Fig 3 Chart showing projected efficiencies of different future electricity generating powerplants
There is a rapid trend in North America to deregulate the production of electric power. One of the benefits of deregulation is that it could promote CHP...combined heat and power, also known as cogeneration. North America will likely generate much of its electricity by burning fossil fuel for the next 10-40 years. CHP could conserve fuel by utilizing the thermal energy that is produced as a result of generating electricity. Unfortunately, in their quest to go totally green, many governments are outlawing many forms of cogeneration. This is a mistake in my opinion, because it will take many years to develop totally renewal forms of electric power.
Fig 4 Estimated efficiencies  of different automobiles using liquid hydrocarbon fuel
Fuel cells are being proposed to replace Otto or Diesel engines because they could be reliable, simple, quieter, less polluting, and have even greater economy.
Fig 5 Simple type  SOFC suitable for 1-30 kw powerplants
The Solid Oxide Fuel Cell is considered to be the most desirable fuel cell for generating electricity from hydrocarbon fuels. This is because it is simple, highly efficient, tolerant to impurities, and can at least partially internally reform hydrocarbon fuels.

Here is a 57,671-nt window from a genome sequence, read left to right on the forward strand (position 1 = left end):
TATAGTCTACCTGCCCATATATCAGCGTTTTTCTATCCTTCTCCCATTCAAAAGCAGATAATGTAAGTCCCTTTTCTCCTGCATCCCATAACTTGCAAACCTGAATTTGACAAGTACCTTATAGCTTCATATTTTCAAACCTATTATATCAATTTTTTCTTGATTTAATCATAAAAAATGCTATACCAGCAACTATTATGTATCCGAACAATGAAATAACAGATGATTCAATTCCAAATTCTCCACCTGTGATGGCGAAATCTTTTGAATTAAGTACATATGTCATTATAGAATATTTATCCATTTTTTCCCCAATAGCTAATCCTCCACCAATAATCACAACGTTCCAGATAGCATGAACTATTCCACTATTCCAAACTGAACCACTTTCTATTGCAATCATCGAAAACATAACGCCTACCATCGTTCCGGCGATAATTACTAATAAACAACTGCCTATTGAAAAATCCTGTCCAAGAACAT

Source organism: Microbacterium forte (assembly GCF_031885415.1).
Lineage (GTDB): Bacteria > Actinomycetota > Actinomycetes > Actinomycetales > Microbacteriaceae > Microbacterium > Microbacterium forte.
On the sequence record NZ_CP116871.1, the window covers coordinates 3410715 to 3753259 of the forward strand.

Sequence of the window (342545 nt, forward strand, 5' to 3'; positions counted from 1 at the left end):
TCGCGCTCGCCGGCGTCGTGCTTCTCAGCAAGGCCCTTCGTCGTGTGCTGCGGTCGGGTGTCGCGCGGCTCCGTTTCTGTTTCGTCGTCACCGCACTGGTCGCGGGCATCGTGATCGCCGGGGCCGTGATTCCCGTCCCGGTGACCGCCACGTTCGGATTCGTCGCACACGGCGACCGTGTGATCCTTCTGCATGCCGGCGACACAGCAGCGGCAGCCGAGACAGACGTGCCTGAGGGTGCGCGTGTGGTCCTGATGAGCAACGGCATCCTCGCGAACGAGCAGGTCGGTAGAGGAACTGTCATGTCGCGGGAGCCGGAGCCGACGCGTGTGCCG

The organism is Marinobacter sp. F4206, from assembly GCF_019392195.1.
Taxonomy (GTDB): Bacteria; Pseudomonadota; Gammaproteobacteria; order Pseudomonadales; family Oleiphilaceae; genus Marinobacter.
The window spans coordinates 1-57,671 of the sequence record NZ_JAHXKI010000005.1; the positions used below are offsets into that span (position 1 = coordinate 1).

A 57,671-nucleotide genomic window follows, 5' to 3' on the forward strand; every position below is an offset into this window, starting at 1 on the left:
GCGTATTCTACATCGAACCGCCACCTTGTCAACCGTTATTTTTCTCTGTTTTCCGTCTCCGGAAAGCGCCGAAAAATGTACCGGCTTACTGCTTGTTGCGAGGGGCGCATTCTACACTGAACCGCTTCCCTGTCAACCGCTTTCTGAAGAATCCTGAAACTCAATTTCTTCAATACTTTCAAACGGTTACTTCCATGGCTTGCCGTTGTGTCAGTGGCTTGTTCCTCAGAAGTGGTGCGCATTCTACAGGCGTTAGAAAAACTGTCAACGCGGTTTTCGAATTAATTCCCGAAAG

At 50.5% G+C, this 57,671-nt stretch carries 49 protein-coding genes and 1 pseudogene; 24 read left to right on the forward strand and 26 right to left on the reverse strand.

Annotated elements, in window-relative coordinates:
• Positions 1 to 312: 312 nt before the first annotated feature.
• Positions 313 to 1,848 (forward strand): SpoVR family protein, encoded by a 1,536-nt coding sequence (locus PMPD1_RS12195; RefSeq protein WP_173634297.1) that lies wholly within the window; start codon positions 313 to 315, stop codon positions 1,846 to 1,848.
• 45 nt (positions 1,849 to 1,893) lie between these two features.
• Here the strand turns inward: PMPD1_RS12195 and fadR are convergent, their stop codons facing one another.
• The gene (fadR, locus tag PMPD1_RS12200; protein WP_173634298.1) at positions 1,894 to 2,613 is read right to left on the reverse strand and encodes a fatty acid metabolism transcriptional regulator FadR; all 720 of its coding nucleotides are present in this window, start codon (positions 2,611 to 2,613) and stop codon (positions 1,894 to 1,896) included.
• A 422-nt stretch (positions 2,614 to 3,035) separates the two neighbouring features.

9. DIRECT ALCOHOL FUEL CELL (DAFC)
Fig 6 A small simple 30 kw Direct Methanol Fuel Cell
Figure 6 illustrates a type of DMFC that could be used in a 30 kw system. Even smaller ones for use as battery replacements do away with the air blower and the separate methanol water tank and pump. Such fuel cells are not much different than batteries in construction.
10. POLYMER ELECTROLYTE FUEL CELL (PEFC)
The PEFC is considered the darling fuel cell by proponents of the hydrogen economy. Automobiles emitting pure water from their tailpipes are envisioned. It is not likely that there will be hydrogen pipelines supplying homes, businesses and service stations in the near future however. Many companies are proposing that PEFC systems would extract hydrogen from hydrocarbon fuels such as methanol or natural gas. While the efficiency of the PEFC when running on hydrogen and no air pressurization is high, practical systems that use fuel reforming and air compression suffer in efficiency. Small 30 kW AC powerplants will likely be 35% fuel to electricity efficient, 200 kW units 40% and large units 45%. Figure 4 shows that an automobile powerplant including an electric motor would have an efficiency of about 35%. There has been some progress made in storing hydrogen in different materials such as hydrides or carbon. If such materials can be perfected this would dramatically increase the chances for the PEFC success for automotive applications. The complex reformer would not be necessary, however unless hydrogen is universally available through pipelines across the country, the hydrogen would have to be manufactured locally by service stations. This is possible for larger city service stations but not really practical for small out of the way ones.